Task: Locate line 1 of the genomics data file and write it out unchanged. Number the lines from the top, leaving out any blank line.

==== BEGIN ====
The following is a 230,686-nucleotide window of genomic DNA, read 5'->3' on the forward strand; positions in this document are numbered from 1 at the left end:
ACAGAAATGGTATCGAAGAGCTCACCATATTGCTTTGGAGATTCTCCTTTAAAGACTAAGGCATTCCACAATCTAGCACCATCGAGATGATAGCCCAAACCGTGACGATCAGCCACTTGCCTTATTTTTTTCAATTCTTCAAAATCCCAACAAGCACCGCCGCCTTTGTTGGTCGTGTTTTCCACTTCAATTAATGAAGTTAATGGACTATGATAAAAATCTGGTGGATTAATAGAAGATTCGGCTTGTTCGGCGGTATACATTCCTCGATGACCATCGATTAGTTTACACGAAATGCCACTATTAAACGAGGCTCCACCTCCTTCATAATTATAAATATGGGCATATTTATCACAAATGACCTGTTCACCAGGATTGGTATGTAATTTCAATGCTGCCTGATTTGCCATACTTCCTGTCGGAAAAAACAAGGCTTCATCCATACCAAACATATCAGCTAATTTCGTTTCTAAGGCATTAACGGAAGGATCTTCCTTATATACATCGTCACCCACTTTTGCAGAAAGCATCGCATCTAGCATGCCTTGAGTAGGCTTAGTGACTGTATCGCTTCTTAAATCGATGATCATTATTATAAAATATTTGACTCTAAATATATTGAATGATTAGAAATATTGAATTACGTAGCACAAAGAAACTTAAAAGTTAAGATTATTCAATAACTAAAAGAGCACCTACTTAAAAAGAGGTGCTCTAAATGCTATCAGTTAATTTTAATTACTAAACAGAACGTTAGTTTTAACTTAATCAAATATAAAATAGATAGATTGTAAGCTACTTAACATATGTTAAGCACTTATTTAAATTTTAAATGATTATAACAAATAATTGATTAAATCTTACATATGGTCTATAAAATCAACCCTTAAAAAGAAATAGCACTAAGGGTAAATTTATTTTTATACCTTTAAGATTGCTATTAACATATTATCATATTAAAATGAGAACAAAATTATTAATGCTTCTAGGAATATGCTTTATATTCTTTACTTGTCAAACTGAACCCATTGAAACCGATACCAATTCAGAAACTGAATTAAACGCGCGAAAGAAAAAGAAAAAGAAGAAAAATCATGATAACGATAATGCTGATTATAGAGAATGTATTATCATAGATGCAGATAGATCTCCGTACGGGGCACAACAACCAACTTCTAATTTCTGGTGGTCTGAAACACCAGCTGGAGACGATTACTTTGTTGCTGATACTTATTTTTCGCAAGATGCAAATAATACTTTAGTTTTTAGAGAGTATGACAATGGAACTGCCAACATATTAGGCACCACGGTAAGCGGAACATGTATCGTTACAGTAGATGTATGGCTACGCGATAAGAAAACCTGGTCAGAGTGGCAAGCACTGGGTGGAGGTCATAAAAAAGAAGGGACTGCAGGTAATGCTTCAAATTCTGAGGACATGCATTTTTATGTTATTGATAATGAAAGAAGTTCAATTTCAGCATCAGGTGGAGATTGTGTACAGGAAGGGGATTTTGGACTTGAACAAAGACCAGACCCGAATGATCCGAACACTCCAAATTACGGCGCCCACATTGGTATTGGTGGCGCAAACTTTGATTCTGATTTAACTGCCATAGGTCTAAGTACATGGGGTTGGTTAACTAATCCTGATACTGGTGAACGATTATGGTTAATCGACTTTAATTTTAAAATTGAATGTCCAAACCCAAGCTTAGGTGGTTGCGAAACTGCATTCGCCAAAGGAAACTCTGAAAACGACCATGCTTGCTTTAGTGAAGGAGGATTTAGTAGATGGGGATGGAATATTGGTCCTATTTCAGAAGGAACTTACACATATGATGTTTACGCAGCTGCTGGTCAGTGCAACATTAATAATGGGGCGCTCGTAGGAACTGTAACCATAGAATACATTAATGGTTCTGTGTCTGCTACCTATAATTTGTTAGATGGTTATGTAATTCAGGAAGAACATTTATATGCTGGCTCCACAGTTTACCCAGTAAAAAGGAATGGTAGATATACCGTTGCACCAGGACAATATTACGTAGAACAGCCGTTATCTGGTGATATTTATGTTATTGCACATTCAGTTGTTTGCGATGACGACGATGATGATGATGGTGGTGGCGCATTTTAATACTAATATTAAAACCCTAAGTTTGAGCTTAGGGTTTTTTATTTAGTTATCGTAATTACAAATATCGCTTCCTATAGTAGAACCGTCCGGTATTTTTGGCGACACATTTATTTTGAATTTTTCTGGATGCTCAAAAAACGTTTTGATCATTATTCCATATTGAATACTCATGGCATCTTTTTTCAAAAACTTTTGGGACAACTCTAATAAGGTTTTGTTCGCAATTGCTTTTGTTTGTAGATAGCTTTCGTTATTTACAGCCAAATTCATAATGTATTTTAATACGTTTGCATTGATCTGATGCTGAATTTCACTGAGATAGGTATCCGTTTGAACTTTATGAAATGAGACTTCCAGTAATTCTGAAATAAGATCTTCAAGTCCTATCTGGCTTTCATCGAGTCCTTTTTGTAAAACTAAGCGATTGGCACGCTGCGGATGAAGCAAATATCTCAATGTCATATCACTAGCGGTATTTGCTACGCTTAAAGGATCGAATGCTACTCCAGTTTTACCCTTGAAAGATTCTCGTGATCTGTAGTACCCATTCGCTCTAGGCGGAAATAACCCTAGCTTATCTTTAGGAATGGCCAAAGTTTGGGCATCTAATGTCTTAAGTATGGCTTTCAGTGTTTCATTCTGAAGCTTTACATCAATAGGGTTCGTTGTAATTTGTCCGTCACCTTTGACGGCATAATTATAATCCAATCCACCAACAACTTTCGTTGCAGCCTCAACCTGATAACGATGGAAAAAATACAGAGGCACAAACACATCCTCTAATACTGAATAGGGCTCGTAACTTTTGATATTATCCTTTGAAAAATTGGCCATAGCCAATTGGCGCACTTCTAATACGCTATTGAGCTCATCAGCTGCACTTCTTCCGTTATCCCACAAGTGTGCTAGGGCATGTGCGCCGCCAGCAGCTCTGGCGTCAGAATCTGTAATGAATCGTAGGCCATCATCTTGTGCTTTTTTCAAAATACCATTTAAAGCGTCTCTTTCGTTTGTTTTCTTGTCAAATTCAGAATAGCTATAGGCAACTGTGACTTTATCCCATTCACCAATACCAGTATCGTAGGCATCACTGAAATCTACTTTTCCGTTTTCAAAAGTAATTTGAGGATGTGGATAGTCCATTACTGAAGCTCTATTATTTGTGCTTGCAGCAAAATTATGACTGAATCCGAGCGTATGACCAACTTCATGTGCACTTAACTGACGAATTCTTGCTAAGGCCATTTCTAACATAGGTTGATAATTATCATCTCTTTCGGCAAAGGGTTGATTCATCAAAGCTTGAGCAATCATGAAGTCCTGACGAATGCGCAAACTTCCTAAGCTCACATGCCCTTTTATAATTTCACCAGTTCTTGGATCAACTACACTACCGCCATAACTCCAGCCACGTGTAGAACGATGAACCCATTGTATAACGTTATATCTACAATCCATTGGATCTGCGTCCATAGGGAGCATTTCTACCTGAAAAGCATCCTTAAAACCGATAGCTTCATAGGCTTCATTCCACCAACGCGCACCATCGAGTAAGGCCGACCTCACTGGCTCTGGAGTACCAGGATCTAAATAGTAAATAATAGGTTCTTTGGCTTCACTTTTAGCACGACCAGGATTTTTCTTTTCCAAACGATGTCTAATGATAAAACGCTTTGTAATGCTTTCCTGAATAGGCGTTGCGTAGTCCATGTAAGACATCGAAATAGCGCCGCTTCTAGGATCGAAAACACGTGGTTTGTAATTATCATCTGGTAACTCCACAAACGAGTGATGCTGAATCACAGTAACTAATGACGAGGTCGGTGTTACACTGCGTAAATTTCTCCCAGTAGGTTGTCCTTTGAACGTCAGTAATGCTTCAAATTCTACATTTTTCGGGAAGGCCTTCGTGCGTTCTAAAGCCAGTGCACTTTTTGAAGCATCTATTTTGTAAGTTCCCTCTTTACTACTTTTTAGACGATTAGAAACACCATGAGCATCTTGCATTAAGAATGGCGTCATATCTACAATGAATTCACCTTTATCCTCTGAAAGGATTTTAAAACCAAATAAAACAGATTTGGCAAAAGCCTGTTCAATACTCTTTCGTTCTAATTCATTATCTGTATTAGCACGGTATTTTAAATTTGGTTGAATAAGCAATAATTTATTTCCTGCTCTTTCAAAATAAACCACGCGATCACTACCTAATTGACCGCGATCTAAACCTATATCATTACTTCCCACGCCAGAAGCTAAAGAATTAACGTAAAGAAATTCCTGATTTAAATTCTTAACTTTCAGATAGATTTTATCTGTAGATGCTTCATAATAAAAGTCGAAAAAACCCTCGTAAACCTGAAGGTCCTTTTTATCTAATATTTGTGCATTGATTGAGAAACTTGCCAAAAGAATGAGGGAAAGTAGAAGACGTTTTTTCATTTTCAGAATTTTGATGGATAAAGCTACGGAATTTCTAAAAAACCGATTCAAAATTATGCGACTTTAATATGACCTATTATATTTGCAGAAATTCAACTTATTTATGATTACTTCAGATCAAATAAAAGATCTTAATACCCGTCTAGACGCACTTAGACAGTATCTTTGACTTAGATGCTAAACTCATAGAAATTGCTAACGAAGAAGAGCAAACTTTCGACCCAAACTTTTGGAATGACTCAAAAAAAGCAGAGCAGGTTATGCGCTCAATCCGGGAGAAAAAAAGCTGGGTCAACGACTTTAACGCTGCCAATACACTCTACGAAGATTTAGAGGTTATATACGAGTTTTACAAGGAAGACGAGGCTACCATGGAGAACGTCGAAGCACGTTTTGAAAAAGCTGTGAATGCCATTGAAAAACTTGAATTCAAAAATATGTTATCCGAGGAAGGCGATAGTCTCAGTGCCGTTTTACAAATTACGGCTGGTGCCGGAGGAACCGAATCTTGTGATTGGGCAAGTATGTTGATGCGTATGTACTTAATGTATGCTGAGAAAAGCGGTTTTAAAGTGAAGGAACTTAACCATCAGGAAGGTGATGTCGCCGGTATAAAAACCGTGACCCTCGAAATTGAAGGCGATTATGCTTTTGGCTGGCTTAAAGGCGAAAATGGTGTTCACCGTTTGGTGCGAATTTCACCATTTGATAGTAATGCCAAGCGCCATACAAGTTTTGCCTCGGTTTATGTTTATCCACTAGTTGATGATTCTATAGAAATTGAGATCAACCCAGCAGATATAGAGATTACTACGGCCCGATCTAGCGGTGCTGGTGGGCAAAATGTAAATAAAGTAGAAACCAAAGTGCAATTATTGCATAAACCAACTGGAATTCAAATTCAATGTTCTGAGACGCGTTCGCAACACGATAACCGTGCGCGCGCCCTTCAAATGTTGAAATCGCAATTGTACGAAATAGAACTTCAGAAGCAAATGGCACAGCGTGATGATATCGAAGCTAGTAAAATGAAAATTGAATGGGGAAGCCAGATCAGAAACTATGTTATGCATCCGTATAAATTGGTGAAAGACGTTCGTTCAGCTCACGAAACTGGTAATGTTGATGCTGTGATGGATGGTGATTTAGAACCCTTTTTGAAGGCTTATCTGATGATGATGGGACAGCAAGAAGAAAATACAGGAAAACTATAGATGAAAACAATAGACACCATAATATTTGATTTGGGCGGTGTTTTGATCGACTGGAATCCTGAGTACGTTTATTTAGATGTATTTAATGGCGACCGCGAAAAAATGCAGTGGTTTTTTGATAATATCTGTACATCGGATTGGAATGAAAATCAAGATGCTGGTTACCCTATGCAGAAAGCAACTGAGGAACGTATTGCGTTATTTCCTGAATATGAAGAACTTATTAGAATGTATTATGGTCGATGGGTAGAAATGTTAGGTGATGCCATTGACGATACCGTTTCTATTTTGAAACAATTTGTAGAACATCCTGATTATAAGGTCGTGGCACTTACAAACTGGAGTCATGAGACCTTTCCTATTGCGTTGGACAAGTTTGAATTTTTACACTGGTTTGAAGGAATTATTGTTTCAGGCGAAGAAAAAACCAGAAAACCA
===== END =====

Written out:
The following is a 230,686-nucleotide window of genomic DNA, read 5'->3' on the forward strand; positions in this document are numbered from 1 at the left end: